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SEPULCHRAL BRASSES were the most common form of tomb monument and extremely popular throughout the Middle Ages and into the beginning of the 19th century.  On flat incised brass plaques, clergy and nobility, and later merchants, were represented supine and looking forward.  The brasses covered the place where the deceased were interred in the churches, at first in the chancel, then side chapels, and finally the nave.  Large and impressive brasses date from the mid-14th century in Margery Kempe's parish church of St. Margaret's in Lynn.  They show wealthy merchants, including several mayors, figures comparable to Kempe's family.  These merchants were part of the Hanseatic league that controlled trade among Northern European countries, including the Lowlands, German, and East Prussia.  These contacts included cities like Gdansk (Danzig) now Poland, where Margery Kempe's son emigrated, and where she visited with her widowed daughter-in-law. See examples:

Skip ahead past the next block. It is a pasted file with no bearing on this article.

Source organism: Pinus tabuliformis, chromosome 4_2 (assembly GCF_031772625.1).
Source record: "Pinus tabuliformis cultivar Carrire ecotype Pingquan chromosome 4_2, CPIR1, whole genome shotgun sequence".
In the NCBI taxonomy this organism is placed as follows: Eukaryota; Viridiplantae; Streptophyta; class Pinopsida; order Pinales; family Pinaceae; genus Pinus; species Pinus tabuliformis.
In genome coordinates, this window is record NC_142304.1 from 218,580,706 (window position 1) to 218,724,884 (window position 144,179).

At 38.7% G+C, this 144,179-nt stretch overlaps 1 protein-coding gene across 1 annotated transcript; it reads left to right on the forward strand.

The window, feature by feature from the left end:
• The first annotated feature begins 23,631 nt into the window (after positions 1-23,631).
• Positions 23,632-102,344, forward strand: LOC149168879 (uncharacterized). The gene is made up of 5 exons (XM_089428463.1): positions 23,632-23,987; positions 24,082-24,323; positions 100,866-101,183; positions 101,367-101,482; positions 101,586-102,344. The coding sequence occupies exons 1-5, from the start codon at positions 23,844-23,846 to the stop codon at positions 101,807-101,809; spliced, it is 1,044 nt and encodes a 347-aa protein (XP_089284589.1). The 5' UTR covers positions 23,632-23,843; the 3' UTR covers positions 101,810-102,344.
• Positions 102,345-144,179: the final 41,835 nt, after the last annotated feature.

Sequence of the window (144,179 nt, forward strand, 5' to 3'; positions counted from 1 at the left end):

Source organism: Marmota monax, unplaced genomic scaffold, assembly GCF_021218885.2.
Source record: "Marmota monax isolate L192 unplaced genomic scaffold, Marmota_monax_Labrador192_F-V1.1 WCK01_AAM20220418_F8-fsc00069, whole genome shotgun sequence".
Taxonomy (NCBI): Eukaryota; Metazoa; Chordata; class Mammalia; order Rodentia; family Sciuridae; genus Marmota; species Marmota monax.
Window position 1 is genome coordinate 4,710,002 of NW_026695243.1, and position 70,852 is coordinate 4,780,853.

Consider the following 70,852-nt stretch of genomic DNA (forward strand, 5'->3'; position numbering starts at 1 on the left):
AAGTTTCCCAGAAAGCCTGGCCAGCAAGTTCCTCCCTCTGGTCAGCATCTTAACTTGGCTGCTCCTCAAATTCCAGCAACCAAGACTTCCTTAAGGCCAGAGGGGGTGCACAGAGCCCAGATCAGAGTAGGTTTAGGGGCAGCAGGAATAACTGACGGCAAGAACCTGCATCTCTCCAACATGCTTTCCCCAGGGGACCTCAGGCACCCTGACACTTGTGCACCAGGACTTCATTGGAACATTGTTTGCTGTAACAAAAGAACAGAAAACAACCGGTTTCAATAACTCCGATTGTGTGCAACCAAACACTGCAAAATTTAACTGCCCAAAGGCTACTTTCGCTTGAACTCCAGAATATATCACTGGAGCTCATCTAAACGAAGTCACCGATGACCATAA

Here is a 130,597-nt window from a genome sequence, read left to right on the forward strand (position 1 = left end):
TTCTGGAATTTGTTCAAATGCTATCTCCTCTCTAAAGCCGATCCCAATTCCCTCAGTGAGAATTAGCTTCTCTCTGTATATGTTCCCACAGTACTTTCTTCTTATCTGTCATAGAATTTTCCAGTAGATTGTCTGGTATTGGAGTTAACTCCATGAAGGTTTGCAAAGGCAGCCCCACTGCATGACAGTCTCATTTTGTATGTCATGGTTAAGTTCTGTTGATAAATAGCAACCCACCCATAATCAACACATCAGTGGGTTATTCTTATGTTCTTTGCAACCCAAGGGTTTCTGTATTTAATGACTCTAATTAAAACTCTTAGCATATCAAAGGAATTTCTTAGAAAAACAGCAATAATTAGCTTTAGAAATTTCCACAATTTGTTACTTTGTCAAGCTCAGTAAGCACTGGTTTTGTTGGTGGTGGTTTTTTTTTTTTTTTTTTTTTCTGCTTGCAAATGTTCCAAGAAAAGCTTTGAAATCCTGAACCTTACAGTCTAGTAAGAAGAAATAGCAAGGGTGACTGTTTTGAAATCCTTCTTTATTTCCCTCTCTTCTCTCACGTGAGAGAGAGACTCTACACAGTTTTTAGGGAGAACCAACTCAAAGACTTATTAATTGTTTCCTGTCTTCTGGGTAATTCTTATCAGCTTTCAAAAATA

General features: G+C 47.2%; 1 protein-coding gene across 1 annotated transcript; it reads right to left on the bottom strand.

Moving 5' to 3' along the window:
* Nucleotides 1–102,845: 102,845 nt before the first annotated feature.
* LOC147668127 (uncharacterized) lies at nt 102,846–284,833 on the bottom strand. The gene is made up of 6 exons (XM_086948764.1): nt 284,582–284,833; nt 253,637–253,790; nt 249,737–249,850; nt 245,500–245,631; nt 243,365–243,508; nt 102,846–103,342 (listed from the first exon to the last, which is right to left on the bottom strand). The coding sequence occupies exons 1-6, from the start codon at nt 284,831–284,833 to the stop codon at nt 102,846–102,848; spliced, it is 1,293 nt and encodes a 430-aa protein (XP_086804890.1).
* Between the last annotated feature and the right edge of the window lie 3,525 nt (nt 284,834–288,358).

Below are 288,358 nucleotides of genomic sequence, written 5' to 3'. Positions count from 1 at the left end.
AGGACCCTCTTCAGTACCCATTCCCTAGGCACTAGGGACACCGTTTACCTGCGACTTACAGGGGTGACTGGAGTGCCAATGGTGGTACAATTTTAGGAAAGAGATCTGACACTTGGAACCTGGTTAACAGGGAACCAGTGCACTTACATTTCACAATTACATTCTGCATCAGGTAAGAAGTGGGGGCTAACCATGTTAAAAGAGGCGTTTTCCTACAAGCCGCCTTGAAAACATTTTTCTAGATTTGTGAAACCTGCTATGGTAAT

8a Holy Trinity Church, Long Melford, brasses in Clopton Chapel 
8b King's Lynn, St. Margaret's, south aisle of choir  (St. John's Chapel), monumental brass of Robert Braunche with both Letitia, first, and Margaret, second wife, 1364, 106 x 61 in., detail of Peacock Feast at bottom. Brass executed on continent. After John Sell Cotman, Engravings of Sepulchral Brasses in Norfolk (London: Henry G. Bohn, 1838) 
8c Detail of face of Margaret 
8d Detail of right border.  Small images of prophets and apostles appear under arcades typical of mid 14th-century style named the "decorated" phase of English medieval period styles